GOP senators' personal data flashed on Wikipedia, House inside job suspected
The home addresses of Republican Senators Lindsey Graham, Orrin Hatch and Mike Lee, all sitting on the Judiciary Committee, briefly appeared on Wikipedia. The edits were allegedly made from Capitol Hill.
The pages of the three Republican Senators were edited as they were attending a Senate Judiciary Committee hearing to listen to testimony from SCOTUS nominee Brett Kavanaugh and Christine Blasey Ford, who has accused Kavanaugh of sexually assaulting her in the 1980s.
The edits, which were promptly removed by Wikipedia, contained the lawmakers' apparent home and DC addresses, home and cell phone numbers and personal email addresses. The changes have been tracked to two IPs, 220.127.116.11 and 18.104.22.168. Both are associated with the US House of Representatives according to the free IP address database.
UPDATE: Wikipedia has reverted the pages of the Republican Senators and the previous edits publishing their personal information appear to be removed from the public archive.The two vandal IP's, belonging to the US House of Reps. have engaged in Doxxing + Vandalism previously. pic.twitter.com/hHn7Th0OkA— Mike Tokes (@MikeTokes) September 27, 2018
The practice, which is against Wikipedia's guidelines, is known as doxxing. Research by inquisitive Twitter users has shown that the IPs were previously temporarily blocked by Wikipedia for vandalizing other pages, both related and unrelated to politics.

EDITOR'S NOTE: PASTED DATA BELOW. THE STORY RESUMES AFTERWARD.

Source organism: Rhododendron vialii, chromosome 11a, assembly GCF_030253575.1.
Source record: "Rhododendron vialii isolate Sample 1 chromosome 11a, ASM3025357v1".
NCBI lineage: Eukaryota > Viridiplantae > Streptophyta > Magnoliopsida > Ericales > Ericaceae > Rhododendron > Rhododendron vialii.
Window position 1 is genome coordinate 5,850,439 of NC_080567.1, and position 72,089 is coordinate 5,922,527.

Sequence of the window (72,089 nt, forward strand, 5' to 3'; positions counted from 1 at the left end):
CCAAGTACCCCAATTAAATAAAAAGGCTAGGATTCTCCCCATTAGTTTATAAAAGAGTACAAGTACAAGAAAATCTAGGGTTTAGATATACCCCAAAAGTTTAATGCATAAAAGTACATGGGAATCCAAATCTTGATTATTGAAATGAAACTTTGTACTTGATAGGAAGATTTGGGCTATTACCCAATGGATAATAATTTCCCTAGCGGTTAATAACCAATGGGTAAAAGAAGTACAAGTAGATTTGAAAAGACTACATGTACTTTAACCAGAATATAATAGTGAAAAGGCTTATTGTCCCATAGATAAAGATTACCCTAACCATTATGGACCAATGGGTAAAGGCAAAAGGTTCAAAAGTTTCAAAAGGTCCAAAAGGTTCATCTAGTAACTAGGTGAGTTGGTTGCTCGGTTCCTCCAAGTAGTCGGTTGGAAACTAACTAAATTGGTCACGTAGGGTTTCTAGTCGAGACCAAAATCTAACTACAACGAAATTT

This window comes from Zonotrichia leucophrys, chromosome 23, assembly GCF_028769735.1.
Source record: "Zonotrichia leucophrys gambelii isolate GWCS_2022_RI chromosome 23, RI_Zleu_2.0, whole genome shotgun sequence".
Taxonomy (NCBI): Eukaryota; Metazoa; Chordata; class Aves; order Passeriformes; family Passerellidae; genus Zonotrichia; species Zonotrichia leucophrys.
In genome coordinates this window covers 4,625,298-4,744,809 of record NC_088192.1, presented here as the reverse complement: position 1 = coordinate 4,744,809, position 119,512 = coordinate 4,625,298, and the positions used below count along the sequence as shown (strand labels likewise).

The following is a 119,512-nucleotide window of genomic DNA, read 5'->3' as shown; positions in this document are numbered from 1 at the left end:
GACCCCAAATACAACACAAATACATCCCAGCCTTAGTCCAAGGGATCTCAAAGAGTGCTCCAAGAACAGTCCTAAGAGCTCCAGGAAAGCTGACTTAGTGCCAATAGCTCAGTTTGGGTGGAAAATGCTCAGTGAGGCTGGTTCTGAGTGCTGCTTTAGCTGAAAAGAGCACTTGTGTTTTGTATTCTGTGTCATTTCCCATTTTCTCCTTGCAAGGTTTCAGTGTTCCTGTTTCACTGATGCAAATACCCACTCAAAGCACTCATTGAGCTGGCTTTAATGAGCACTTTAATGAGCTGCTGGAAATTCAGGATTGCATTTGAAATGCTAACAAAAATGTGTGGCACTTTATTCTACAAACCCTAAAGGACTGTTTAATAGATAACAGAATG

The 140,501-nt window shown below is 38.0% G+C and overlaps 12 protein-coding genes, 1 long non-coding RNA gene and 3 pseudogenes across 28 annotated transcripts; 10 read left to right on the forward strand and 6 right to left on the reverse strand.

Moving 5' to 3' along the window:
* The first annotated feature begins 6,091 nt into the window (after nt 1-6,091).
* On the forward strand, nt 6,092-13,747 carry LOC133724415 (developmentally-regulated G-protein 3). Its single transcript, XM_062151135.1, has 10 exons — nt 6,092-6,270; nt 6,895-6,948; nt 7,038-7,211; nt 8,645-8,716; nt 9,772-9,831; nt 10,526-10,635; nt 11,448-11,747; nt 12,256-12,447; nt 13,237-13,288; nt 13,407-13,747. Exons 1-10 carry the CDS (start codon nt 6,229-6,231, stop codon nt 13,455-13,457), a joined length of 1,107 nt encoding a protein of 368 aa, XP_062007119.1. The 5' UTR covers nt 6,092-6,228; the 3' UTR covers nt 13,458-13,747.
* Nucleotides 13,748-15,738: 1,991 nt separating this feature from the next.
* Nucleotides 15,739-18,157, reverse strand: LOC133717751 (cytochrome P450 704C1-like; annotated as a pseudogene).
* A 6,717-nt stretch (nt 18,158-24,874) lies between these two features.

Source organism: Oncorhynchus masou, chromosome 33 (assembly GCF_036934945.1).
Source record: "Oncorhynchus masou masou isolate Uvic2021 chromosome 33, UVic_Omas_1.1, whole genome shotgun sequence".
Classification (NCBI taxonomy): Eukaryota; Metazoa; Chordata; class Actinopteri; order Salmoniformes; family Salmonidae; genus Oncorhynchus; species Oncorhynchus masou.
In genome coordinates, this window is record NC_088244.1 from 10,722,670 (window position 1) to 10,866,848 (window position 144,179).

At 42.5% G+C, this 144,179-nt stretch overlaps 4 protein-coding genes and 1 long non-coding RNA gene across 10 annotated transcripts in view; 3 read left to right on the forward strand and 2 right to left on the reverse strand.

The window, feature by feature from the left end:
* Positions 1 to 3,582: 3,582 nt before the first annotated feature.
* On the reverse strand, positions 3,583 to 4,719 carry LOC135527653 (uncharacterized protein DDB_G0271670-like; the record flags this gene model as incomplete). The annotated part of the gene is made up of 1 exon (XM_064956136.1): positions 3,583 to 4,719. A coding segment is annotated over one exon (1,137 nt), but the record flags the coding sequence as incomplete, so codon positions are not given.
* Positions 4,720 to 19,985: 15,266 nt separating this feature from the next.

A spokesman for Hatch (R-Utah) has confirmed that the edits contained the senator's real personal details. Calling the incident "shocking," he noted that by exposing the addresses, the perpetrators were putting the lawmakers' families in danger.
He explicitly linked the incident with the Kavanaugh hearing, calling it "just another sign of how terrible this process has gotten."
All three Senators actively participated in the eight-hour SCOTUS nomination hearing. Graham (R-South Carolina) delivered a passionate defense of the federal judge, accusing the Democrats of trying to ruin Kavanaugh's reputation in order to fill the vacant place with a nominee of their own choosing.
"If you really wanted to know the truth, you sure as hell wouldn't have done what you have done to this guy," Graham said, calling the whole process 'the most unethical sham" he has ever seen.
Hatch echoed his words, describing the way Kavanaugh was being treated as a "national disgrace."
Mike Lee (R-Utah), like Graham, rallied against the possibility of an FBI probe into Kavanaugh, encouraging Democrats "for the love of all that is holy" to ask Kavanaugh any questions they want right there in the hearing.
"Brett Kavanaugh is a good man, and a great judge. He belongs on the Supreme Court for the fall term, and back on the sidelines at Blessed Sacrament for the fall basketball season. Judge Kavanaugh has my vote," Lee said in a statement in the wake of the eight-hour hearing.
White House spokesman Raj Shah, meanwhile, called the reports that the senators' pages were doxxed from a House of Representatives computer "outrageous.""Please stop," Raj tweeted.
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